Do you want to hear your child read, but are worried that you are doing it wrong? Well worry no more! The most important thing is that you are both calm, relaxed and have time to read together. If you would like some more ideas to help you listen to your child read, watch the short clip below to help you pick up some helpful tips.
Reading with your child
Reading is probably the most important skill that your child will learn in primary school. It opens up a whole new world of learning and imagination. The more you help your child at home, the easier they will find it to develop this vital skill.
Here some pointers on the best ways to support and encourage your child as they learn to read.
Make time for reading!
Make it fun!
Praise your child for getting it right!
How you can help your child with their reading comprehension (understanding what they have read)
Reading comprehension is what determines if your child truly understands (and enjoys) what they’re reading and learning. One simple way to promote reading comprehension is to get your child talking about the books they read at home!
You don’t have to wait until they’re reading independently to do so. In fact, reading aloud to them yourself also sets a strong foundation for reading comprehension and plenty of opportunities for discussion.
“We can read to children at much higher levels than they may be able to read on their own,” says Pam Allyn, a literacy expert and Senior Vice President of Innovation & Development at Scholastic Education. “The read-aloud provides a scaffold to talk about theme, character, plot, and setting."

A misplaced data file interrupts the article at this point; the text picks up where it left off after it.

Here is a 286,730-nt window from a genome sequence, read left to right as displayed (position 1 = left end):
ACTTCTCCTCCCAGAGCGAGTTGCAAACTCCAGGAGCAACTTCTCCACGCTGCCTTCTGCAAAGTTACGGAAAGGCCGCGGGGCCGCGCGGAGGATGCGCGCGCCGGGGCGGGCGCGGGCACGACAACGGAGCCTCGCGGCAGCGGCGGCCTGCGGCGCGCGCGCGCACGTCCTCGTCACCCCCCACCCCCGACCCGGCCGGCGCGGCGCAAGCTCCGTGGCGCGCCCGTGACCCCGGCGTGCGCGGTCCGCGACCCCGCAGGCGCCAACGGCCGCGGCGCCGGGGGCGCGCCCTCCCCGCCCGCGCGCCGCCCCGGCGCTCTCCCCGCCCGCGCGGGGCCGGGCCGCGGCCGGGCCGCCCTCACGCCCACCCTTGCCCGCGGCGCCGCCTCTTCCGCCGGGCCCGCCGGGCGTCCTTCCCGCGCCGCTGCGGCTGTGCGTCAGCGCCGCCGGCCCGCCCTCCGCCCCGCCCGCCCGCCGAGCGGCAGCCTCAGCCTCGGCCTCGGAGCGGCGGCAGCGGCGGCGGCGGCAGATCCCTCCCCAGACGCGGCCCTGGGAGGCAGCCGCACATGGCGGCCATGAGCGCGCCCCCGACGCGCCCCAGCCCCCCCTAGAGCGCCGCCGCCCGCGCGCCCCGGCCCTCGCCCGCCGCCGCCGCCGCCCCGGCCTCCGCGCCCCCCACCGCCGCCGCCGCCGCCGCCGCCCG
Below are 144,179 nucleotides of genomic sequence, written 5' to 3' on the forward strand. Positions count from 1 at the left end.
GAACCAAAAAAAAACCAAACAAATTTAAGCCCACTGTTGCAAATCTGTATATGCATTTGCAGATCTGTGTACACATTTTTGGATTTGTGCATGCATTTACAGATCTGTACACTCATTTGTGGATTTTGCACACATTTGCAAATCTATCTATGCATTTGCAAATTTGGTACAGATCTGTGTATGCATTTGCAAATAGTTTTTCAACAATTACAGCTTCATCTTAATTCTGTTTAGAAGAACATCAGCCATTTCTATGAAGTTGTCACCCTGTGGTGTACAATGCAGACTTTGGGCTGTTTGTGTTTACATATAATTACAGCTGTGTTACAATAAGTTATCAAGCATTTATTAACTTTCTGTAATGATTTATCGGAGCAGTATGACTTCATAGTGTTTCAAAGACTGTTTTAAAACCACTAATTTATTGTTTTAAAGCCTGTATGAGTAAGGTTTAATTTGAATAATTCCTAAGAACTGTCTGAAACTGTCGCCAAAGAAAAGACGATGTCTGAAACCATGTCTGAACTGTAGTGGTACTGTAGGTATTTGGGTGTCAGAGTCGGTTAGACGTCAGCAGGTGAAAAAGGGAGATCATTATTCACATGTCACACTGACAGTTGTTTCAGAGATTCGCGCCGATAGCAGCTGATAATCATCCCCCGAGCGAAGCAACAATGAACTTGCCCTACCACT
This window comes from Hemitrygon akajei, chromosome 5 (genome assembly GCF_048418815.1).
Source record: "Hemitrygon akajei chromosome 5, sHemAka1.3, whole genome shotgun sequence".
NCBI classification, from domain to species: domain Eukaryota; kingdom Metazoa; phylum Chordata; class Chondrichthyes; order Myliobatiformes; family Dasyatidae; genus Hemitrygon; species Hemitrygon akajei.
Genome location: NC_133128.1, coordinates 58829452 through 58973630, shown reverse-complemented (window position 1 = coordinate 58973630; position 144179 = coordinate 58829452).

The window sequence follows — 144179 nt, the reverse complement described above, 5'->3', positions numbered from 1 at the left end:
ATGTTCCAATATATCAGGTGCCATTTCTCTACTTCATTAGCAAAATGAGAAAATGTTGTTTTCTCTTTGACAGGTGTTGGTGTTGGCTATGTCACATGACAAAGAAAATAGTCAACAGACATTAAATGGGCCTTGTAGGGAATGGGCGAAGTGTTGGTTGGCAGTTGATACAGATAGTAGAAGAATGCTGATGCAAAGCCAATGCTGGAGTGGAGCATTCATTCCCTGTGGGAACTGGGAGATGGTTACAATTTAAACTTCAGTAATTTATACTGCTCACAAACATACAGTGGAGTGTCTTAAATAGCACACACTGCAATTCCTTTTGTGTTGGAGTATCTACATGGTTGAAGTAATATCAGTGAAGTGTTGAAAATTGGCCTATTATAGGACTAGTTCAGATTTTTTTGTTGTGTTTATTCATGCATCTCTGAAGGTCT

1. Discuss: Don’t just read the story or comment on it — talk about it together! “It’s helpful to encourage conversation, because it helps readers deepen their understanding of the text,”. Express your own thoughts as you’re reading and find out what your child thinks about the story, too.
2. Ask questions: Try to make them open-ended, rather than yes-or-no questions. For instance, you can ask your child what they’re wondering about at the moment, what they would do if they were in a certain character's shoes, or how a character might act differently if they lived in your town. Here are more great story time questions.
3. Reflect: At the end of the story, think about what you’ve read together. You might say, ‘Think about your favourite page and why that feels important to you now that you’ve heard the whole story,’
Following these tips will make a big difference in how your child thinks about and understands a book.
Strategies like these help enormously with reading comprehension because they invite children to contribute their own unique ideas to a conversation, reinforcing how much their thoughts count.
Want to be a better reader? Watch the television with subtitles on!
Good news... watching television could help your reading skills!
Studies have shown that watching your favourite TV show with the subtitles on might double your chance of becoming a good reader!
Why not give it a go with your children this weekend?